Food Safety

Food safety collaboration called for at all levels of government

April 30, 2009
/ Print / Reprints /
ShareMore
/ Text Size+

FDA shouldn't get all the blame

Recent salmonella outbreaks involving peanut butter and fresh produce underscore the need to repair gaps in state and local food safety programs and integrate them better with federal food safety efforts, according to a new report from the Department of Health Policy at The George Washington University (GWU) School of Public Health and Health Services. The report, Stronger Partnerships for Safer Food: An Agenda for Strengthening State and Local Roles in the Nation’s Food Safety System, was prepared with input from state and local officials including the Association of Food and Drug Officials (AFDO), the Association of State and Territorial Health Officials (ASTHO) and the National Association of County and City Health Officials (NACCHO).

The report, funded by the Robert Wood Johnson Foundation, calls for leadership by Congress and the US Department of Health and Human Services (HHS) to build an integrated national food safety system that effectively uses the best science and public resources to prevent foodborne illness.

“State and local agencies occupy the critical frontline in the nation’s food safety system,” said Michael R. Taylor, former FDA and USDA official, research professor of health policy at the GWU School of Public Health and Health Services and one of the report’s authors. “Food safety reform at the federal level will be incomplete and insufficient unless it strengthens state and local roles and builds true partnership across all levels of government.”

Although food products are regulated on the federal level by FDA and USDA, local and state health departments have long been the backbone of the nation’s food safety system, with primary responsibility for illness surveillance, response to outbreaks and regulation of food safety in restaurants, grocery stores and many food processing plants. At the local level alone, the report says, there are approximately 3,000 public health agencies involved in food safety. State-level departments of health and agriculture, as well as public health laboratories in most states, add to the complexity and fragmentation of the system, as does the important role of the federal Centers for Disease Control and Prevention, which interacts with agencies at all levels.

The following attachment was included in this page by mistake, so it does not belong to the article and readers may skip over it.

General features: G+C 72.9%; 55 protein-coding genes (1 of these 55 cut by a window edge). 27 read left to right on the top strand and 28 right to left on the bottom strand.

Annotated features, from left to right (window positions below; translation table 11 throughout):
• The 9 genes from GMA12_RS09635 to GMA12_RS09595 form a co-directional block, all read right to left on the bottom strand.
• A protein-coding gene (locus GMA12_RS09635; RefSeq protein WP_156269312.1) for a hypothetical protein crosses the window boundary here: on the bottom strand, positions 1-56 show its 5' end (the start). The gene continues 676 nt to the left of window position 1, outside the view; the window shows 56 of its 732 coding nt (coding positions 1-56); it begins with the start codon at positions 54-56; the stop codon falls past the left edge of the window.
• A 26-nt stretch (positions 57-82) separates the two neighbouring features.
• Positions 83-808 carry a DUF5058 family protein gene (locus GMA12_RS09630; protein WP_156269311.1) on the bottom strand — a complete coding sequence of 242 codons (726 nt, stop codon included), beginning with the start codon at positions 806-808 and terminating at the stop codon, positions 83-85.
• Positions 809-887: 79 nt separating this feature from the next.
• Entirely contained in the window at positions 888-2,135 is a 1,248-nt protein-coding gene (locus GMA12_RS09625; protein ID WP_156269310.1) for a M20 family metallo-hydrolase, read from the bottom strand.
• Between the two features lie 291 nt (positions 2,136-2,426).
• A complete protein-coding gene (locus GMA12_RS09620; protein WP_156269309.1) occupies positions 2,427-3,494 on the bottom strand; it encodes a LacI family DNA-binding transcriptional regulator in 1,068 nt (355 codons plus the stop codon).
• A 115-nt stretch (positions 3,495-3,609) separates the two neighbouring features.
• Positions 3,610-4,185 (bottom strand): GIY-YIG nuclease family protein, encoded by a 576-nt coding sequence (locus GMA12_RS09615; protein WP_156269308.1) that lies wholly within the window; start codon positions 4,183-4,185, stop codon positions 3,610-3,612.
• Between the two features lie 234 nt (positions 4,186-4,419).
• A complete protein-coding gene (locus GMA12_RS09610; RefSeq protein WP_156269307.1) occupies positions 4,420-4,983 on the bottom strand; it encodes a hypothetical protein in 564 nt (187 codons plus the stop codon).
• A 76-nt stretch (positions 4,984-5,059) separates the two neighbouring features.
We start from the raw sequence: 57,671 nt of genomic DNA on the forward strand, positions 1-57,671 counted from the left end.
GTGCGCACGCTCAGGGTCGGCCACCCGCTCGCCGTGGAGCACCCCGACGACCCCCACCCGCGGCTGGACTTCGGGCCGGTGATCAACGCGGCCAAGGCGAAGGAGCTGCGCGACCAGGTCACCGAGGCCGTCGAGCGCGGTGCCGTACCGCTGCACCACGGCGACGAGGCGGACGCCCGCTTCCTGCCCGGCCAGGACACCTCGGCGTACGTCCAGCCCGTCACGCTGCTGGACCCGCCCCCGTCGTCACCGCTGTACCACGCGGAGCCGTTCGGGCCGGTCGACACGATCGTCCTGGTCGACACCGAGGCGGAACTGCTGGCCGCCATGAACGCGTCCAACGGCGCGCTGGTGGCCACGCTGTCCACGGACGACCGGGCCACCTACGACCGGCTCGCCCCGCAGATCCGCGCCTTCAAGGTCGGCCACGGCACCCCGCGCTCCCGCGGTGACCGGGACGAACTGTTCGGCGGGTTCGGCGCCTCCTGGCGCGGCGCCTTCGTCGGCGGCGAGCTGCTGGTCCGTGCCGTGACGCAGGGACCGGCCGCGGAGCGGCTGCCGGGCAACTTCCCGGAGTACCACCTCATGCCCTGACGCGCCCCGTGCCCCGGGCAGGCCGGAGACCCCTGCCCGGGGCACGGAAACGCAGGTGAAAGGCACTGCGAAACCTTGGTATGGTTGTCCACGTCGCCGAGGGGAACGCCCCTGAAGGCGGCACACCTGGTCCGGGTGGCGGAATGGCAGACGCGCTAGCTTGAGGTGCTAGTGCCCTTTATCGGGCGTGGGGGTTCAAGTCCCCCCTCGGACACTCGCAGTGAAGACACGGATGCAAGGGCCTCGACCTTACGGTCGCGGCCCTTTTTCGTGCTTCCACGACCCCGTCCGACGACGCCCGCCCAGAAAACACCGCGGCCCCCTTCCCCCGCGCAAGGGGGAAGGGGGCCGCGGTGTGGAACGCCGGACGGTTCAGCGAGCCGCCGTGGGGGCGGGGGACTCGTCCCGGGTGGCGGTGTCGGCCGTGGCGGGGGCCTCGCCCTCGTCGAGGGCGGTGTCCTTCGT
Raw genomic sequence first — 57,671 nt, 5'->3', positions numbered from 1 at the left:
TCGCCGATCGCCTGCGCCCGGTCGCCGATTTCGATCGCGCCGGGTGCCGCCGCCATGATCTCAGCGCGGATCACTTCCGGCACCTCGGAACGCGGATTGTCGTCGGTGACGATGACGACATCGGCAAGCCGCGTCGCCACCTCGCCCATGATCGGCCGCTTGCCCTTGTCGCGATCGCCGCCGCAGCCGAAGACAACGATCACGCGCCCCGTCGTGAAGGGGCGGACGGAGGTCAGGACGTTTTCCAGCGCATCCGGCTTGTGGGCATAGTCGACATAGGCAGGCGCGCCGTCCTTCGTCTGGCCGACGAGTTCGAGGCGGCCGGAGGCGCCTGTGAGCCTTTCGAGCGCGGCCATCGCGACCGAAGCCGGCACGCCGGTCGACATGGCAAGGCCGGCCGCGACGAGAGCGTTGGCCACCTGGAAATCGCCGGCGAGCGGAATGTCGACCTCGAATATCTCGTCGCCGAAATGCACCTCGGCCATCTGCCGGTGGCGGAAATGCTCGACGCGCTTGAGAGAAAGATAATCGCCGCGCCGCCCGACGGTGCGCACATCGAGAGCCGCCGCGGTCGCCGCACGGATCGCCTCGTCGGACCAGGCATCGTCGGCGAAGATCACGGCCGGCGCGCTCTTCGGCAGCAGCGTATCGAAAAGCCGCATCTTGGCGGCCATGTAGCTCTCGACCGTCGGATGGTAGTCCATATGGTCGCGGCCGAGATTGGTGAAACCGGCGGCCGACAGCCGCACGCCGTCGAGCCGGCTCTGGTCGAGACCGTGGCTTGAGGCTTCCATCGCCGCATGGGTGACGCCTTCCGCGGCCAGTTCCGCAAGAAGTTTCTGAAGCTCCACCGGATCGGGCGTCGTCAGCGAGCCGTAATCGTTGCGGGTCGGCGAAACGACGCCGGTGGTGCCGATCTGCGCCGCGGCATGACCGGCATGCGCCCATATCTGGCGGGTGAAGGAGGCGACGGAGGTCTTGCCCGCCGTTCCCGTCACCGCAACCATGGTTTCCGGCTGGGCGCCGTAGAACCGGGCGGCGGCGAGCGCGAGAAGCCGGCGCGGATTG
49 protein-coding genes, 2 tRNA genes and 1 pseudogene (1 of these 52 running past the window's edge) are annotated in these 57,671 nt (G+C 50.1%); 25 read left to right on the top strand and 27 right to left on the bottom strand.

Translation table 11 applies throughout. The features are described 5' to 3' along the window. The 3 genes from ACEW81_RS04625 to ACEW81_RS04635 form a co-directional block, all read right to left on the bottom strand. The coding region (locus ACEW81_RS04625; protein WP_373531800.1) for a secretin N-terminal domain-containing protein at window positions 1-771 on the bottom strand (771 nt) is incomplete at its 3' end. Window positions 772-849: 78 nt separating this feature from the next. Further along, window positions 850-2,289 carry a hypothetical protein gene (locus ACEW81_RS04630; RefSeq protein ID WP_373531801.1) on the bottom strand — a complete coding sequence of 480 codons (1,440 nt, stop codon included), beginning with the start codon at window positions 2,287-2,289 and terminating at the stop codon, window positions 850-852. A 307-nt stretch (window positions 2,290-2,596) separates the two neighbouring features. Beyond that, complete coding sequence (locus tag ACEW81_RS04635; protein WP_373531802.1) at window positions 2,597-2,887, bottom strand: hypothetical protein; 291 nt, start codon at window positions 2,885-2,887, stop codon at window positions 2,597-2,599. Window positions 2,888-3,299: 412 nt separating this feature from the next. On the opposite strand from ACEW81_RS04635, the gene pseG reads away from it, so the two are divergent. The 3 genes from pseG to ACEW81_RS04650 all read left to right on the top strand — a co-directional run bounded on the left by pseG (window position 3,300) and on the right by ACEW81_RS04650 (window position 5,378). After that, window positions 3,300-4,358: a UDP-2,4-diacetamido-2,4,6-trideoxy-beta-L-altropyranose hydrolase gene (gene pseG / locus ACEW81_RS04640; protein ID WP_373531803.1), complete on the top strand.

“The report highlights how local health departments protect people every day by helping to keep their food supply safe, whether they purchase food in a restaurant or store,” said Robert M. Pestronk, executive director of NACCHO. “At the same time, the report reinforces the need for an effective partnership among, and a greater allocation of resources to, federal, state and local government agencies.”

In addition to outlining the current roles of federal, state and local agencies in protecting Americans against foodborne illness, the report makes detailed findings on the strengths and weaknesses in the current food safety system. For example, the authors note progress in how federal, state and local agencies collaborate to detect foodborne outbreaks, but also find that state and local agencies are hampered in their response to and prevention of outbreaks by: lack of focused federal.

The report also suggests the establishment of a network of regional, federally-funded foodborne outbreak response centers to ensure an integrated “systems” approach to investigations to prevent far-reaching foodborne illness outbreaks (such as this winter’s peanut butter outbreak or last summer’s pepper problems). Each center would be staffed with a multi-disciplinary team of federal, state, and local epidemiologists, environmental health officials, regulators and communications experts to mount an effective response to outbreaks and conduct follow-up investigations to inform future prevention efforts.

For more information, visit the Food Safety Research Consortium’s Web site.

Did you enjoy this article? Click here to subscribe to Food Engineering Magazine.

You must login or register in order to post a comment.

Multimedia

Videos

Image Galleries

Fabulous Food Plant: Paramount Citrus

Learn more about this fabulous food plant in Food Engineering's article, found here.

Podcasts

Burns & McDonnell project manager RJ Hope and senior project engineer Justin Hamilton discuss the distinctions between Food Safety and Food Defense as well as the implications for food manufacturers of the Food Safety Modernization Act.
More Podcasts

THE MAGAZINE

Food Engineering Magazine

Food engineering magazine 2014 april cover

2014 April

Catch a preview of the Powder and Bulk Show in this April 2014 edition of Food Engineering. Also, be sure to check out a coffee stick making a real stir and a major advancement in the the pet food industry.
Table Of Contents Subscribe

THE FOOD ENGINEERING STORE

Food-Authentication-Flyer-(.gif
Food Authentication Using Bioorganic Molecules

This text provides critical tools and data needed to augment routine food analysis and enhance food safety by aiding in the detection of counterfeit, and potentially deleterious, foods.

More Products

Clear Seas Research

Clear Seas ResearchWith access to over one million professionals and more than 60 industry-specific publications,Clear Seas Research offers relevant insights from those who know your industry best. Let us customize a market research solution that exceeds your marketing goals.

Food Master

Food Master Cover 2014Food Master 2014 is now available!

 

Where the buying process begins in the food and beverage manufacturing market. 

Visit www.foodmaster.com to learn more.

STAY CONNECTED

FE recent tweets

facebook_40.pngtwitter_40px.pngyoutube_40px.pnglinkedin_40px.png